Is it a crossover? A coupe? An MPV? And SUV? A shooting brake? A hatch? Yes and no to all! All of these definitions have hazy distinctions with grey areas in between, and the Avantime is unusual enough to not really fit in any of them properly. This is the third time Matra has created a model that practically stands in its own segment - but the first time it hasn’t worked.
I’m going to do a few brief posts about the history of Matra. Because cheap mid-engined cars are cool, and French cars are weird, and I need something to do. Also car content on Oppo can’t hurt. This is part eight. (Parts one, two, three, four, five, six, seven).
The Avantime was conceived as early as 1992 by Matra’s Philippe Guédon, eventually presented by Matra to Renault to help fill production capacity at Matra’s factory, since Renault would take Espace IV production in house. Philippe intended to catch a perceived market of children who grew up riding around in an Espace. Children who were older, image conscious, interested in expressing their non-conformity through driving a unique car, and had disposable income. To that end it was given a 152kW Renault V6, a 6 speed manual, and was presented as a coupe - just 5 seats and 2 doors, despite its underpinnings as a family hauler and despite being only 20mm shorter than the Espace III. It had, long, pillar-less coupe-like doors with a genius double-hinge (dubbed “double kinematic”) allowing them to open generously within a confined space. In fact this door design was borrowed from the earlier Matra P41 concept, precursor to the original Twingo.
It also had the ability to roll down the rear side windows as well as the door ones (like a convertible) for a completely open look, and a single button that would open all glass in the car - “grand air” mode. The full glass roof is common today, but innovative and exciting in period, and was set in a bold exposed aluminum frame. Other touches include windows lowering automatically when a seat is folded forward to give better access to the rear seats, power sun-shades to help cool the huge greenhouse, and “theater seating” whereby the rear seats are mounted slightly higher than the fronts for that special feeling all ‘round. It really seems to be a well thought-out car, built with aluminum and modern (for the time) composites - this was seen as a high end vehicle and Matra went all out to make it so.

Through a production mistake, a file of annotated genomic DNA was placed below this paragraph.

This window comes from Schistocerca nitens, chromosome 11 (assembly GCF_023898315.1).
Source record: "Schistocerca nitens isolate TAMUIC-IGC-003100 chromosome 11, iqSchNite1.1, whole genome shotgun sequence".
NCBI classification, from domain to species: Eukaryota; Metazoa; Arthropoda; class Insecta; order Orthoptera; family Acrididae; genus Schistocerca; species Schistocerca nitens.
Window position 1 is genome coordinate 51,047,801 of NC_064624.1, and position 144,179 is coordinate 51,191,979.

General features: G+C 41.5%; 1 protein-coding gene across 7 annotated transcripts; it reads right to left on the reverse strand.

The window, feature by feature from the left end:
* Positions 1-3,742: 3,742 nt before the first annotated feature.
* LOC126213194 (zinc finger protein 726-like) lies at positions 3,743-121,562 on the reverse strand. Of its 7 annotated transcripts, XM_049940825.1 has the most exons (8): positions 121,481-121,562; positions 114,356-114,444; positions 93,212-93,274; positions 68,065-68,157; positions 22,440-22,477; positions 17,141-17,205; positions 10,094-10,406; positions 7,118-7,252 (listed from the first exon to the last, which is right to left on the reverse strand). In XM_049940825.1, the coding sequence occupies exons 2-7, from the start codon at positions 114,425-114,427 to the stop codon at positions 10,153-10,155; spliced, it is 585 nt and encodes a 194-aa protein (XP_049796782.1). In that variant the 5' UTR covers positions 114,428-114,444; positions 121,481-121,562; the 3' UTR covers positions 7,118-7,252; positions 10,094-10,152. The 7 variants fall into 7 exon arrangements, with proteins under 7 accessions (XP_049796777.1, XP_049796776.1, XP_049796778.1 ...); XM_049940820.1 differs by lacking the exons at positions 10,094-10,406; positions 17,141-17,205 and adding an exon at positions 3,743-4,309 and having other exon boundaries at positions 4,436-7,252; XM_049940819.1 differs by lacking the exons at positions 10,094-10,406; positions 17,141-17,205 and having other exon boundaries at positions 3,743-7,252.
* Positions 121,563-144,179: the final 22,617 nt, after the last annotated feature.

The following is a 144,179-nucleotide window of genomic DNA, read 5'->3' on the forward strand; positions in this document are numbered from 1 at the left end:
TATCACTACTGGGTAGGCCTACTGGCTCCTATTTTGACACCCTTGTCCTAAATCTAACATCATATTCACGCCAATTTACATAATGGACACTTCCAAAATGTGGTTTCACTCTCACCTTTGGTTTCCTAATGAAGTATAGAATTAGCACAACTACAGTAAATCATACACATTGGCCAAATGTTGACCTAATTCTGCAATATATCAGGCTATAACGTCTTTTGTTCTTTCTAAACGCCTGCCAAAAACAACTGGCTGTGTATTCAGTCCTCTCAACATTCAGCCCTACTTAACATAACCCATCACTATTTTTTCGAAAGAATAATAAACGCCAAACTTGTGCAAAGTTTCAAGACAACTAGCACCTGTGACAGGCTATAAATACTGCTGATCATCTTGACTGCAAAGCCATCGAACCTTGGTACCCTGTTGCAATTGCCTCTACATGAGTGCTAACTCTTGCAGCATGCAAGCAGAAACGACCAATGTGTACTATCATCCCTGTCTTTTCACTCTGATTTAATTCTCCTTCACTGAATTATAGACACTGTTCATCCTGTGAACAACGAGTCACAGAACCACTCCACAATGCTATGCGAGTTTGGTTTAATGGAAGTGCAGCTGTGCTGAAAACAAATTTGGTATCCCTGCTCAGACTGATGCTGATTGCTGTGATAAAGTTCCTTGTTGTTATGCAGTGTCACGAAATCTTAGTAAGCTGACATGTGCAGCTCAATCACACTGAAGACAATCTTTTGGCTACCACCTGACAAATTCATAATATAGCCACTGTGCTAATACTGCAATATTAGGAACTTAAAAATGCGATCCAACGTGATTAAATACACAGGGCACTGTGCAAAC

It was originally shown to the public at the 1999 Geneva Motor Show as the Coupéspace - literally meaning a coupe of the Espace III with which it shared 50% of its parts. After delays to get the doors and pillarless roof finalised, it would hit market in 2001 as the Avantime (avant meaning “ahead”), unfortunately at a similar time to another unusual up-market Renault, the Vel Satis. Sadly, unlike the (hideous) Vel Satis which would sell more than 60,000 units over 8 years, the Avantime would survive just 3 years. Sales were expected to hit 15,000 in the first year, but it managed only 3,900, not helped by the absence of the all important diesel engine in its first year.
You can see more Coupéspace in this crazy period ad from 1999. Seems it was running and driving which is cool.
Financial losses forced Matra to close the historic factory in Romorantin in 2003, and Renault decided it wasn’t worth taking production in-house for the flailing model. With just 8,557 built, the Avantime was dead and so was Matra as a builder of automobiles.
I think part of the failing of this car is that the MPV as a class, introduced as the Espace in 1984, was never cool. It was what it was intended to be - a capable and practical lifestyle vehicle for families, not so different from today’s SUVs which are forever marketed driving through streams and parked next to rivers. But the Espace, or the MPV, was never seen that way. By the early 2000s MPVs were considered hopelessly bland, slow, the car you buy when you’ve given up on style and enjoyment entirely and just want to get your kids to and from their various engagements. In such a world, a coupe-ified “cool” MPV was always going to be tainted. A car’s heritage says so much about it to buyers - a Ferrari has racing heritage and an SUV evokes its more capable cousins, LandCruisers and the like. The Avantime’s heritage is the most boring class of car on the road, it could never have been cool.
But we can end on a high note. It seems that later in life the Avantime achieved the recognition it deserved. The Espace III mechanicals, electronics and widely used Renault/PSA engine mean reliability and maintenance are manageable, the handling of the car was always praised and the design is still unique and modern no matter where you park it. It has an active group of owners and on September 3 2011, 200 Avantime owners gathered at Autodrome de Linas-Montlhéry in France, along with a number of people from Matra who brought the car to life. It’s a rare, iconic, concept car for the road, but one that you can own trouble-free. It would seem that the audacious styling that made it a challenging product in market has become an asset of the car over time. Truly, the Avantime was ahead of its time!